Friday, September 24, 2010

Book Review: Antony and Cleopatra

Washington Times (Review by Gary Anderson)

By Adrian Goldsworthy
Yale University Press, $35, 480 pages

Antony and Cleopatra, the names conjure up a variety of images that include Roman military might, eastern decadence and a pair of tragic star-crossed lovers.

Some of that is actually accurate, but much of it is romanticized fiction. In his latest study of the Roman world, Adrian Goldsworthy takes on the task of separating truth from fiction, and he does a good job of it.

For those not familiar with the background story, the entire book revolves around the lead-up to the assassination of Julius Caesar and the ensuing struggle for his legacy. Marc Antony was one of Caesar's most trusted lieutenants. Octavian Caesar was his nephew, adopted son and heir. Cleopatra, queen of Egypt, was Caesar's mistress and bore him a son. All three started as allies in the struggle to avenge Caesar's death and to wrest what was becoming the Roman Empire out of the hands of his killers.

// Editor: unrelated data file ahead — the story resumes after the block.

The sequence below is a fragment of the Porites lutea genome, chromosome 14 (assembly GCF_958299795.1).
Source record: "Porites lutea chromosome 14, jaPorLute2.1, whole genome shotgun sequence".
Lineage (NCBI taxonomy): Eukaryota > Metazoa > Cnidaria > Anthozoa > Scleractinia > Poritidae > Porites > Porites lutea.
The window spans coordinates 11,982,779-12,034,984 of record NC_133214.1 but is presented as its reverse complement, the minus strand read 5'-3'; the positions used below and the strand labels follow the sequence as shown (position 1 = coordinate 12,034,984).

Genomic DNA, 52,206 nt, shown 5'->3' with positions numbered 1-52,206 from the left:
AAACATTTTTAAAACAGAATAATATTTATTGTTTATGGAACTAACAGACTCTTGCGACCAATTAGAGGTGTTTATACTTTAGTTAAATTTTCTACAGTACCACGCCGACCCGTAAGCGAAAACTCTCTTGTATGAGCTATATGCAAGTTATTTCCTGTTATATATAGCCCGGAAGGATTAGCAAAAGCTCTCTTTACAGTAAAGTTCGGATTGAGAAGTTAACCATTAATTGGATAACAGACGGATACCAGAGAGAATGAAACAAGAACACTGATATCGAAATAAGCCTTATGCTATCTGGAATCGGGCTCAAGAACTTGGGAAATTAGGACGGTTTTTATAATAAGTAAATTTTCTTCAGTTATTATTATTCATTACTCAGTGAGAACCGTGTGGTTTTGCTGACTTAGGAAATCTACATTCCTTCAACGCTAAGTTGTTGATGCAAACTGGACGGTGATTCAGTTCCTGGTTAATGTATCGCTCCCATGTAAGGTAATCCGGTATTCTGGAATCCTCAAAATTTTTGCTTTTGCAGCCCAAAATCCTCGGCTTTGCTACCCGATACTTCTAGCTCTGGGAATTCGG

Predictably, once this was accomplished, the victors fought over the spoils.

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